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Sport Utility

On the heels of its 65th anniversary, and on the cusp of its retirement, the original Land Rover is as rugged and iconic as ever
In Skyfall, the most recent James Bond movie, 007 speeds through the streets of Istanbul in a vehicle perfectly suited to the task. It’s not the famous Aston Martin DB5 (though Daniel Craig, who plays Bond, does drive that later) or the submergible Lotus Esprit, driven Jacques Cousteau–style by Roger Moore in The Spy Who Loved Me. No, this Bond navigates the crowded market streets in a Land Rover Defender, a vehicle known for combining quintessential Englishness with globe-trotting exoticism, the two ingredients that have fueled the Bond franchise for more than half a century.


Although its 1948 debut was during the twilight of the British Empire, the Land Rover Defender has crossed the rugged terrain of all the exotic locales where the British have set foot—or rather, four wheels. “In many places around the world, such as sub-Saharan Africa, India, Australia and the Middle East, it was the first vehicle many people had ever seen,” says Richard Woolley, Jaguar Land Rover’s advanced design studio director.

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From the back of a Defender during a royal tour in 1954, Queen Elizabeth II and her husband, Prince Philip, wave to a crowd of children in New South Wales, Australia

To make things even more dramatic, the vehicle often appeared seemingly out of nowhere. During humanitarian missions, its lightweight body enabled it to be dropped from the sky into remote locales via helicopter, a capacity brought to the big screen in Lara Croft: Tomb Raider, in which Angelina Jolie plays another British adventurer. Home in merry old England, the vehicle was originally designed for more humble tasks than chasing spies or searching for lost civilizations. “The first 1948 Land Rover was designed as a ‘farmer’s friend,’” says Wayne York Kung, Jaguar Land Rover’s national product communications manager for the United States. “Postwar Britain needed an all-purpose vehicle to help the agrarian society that was rebuilding.” What’s more, Queen Elizabeth, the Queen Mother, needed a way of getting around the estate at Balmoral, the British royal family’s Scottish castle, a scenario dramatized in The Queen, starring Helen Mirren.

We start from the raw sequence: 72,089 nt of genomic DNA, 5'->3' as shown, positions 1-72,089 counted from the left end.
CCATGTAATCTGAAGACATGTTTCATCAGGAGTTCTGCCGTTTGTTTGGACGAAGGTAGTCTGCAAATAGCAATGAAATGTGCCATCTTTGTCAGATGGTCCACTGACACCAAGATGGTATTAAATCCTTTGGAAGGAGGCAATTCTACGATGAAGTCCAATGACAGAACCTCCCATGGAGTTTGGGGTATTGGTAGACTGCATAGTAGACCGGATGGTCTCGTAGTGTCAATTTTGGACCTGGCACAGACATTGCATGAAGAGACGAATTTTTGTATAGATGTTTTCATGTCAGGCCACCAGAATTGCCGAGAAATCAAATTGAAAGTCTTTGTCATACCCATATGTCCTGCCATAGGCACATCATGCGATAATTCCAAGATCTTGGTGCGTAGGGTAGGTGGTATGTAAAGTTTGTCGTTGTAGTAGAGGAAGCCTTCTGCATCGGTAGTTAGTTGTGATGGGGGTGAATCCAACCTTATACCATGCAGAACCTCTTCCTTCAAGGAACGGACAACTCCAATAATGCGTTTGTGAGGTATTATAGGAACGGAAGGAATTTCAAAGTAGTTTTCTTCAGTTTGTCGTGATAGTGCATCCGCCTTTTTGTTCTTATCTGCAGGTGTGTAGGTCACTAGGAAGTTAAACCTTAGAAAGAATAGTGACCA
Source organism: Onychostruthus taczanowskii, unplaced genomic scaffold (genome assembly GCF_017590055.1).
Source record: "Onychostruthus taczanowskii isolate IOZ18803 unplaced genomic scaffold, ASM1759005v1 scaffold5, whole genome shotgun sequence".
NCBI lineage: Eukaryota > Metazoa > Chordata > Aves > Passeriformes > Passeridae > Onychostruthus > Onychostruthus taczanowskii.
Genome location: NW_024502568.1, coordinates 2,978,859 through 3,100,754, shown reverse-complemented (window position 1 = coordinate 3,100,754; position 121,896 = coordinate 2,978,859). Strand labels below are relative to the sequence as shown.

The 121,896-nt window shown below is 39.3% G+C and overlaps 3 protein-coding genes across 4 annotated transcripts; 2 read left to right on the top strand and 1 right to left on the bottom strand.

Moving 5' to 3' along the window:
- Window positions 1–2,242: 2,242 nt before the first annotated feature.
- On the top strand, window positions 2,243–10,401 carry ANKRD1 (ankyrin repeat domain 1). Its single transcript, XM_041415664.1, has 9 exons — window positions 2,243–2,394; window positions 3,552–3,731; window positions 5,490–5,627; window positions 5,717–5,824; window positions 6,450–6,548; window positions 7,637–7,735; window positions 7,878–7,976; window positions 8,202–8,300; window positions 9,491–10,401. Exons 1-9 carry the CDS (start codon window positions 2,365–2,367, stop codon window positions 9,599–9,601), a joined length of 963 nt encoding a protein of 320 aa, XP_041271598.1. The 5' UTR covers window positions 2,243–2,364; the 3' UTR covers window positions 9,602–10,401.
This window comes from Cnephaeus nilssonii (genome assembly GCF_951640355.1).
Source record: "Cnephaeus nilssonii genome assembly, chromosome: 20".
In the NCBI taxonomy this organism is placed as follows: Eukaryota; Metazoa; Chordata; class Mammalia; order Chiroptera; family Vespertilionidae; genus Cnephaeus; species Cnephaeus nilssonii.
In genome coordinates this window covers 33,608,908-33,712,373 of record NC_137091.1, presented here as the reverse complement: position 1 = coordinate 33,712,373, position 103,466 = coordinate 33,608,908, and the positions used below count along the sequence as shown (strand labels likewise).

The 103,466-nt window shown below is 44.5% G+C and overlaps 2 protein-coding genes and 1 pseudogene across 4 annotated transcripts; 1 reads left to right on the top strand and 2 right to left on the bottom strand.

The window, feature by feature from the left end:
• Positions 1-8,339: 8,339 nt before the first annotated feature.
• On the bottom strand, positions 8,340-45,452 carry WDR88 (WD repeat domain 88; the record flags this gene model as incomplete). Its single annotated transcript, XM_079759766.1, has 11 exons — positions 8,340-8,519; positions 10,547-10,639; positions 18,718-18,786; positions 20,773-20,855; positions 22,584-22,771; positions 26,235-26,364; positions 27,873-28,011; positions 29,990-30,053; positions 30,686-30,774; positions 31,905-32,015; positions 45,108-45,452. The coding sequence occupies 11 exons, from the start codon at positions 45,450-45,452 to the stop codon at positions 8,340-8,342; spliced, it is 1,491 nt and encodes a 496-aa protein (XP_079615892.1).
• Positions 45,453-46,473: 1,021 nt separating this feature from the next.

In fact, the Defender has appeared in so many films, from Sahara to The Da Vinci Code, that it has an 11-page listing on the Internet Movie Cars Database (IMCDB.org).

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A Defender stirs up dust as it's driven near the Olduvai Gorge, in Tanzania

But now, just one year after the vehicle’s 65th anniversary, which was marked by celebrations and events around the world, the Defender is pulling into the garage and closing the door. Jaguar Land Rover Automotive PLC, as the parent company is officially known, has announced that production of the Defender, the model based on the original 1948 design, will halt in 2015. In August 2014, the company said that it had finalized a new design, but it did not say when it would be unveiled.

Things become iconic largely by not changing. Will the new Defender further cement the vehicle’s legendary image? Or will it break with it entirely?

The company is being somewhat cryptic about the Defender’s return. “It is our intent to develop a Defender for the future, but timing and details are TBD,” York Kung says. “We haven’t publicly disclosed when the Defender will return.”

When it does, it may finally re-enter the streets—and mountains and beaches—of America. The current Defender does not meet Department of Transportation regulations for safety and emissions, and it has not been sold in the United States since 1997. As to whether it will in fact return to the States, York Kung is once again coy. “Future versions will need to be designed to meet global regulations,” he says. “The US is a key global market.”

The Defender has appeared in so many films, from Sahara to
The Da Vinci Code, that it has an 11-page listing
on the Internet Movie Cars Database.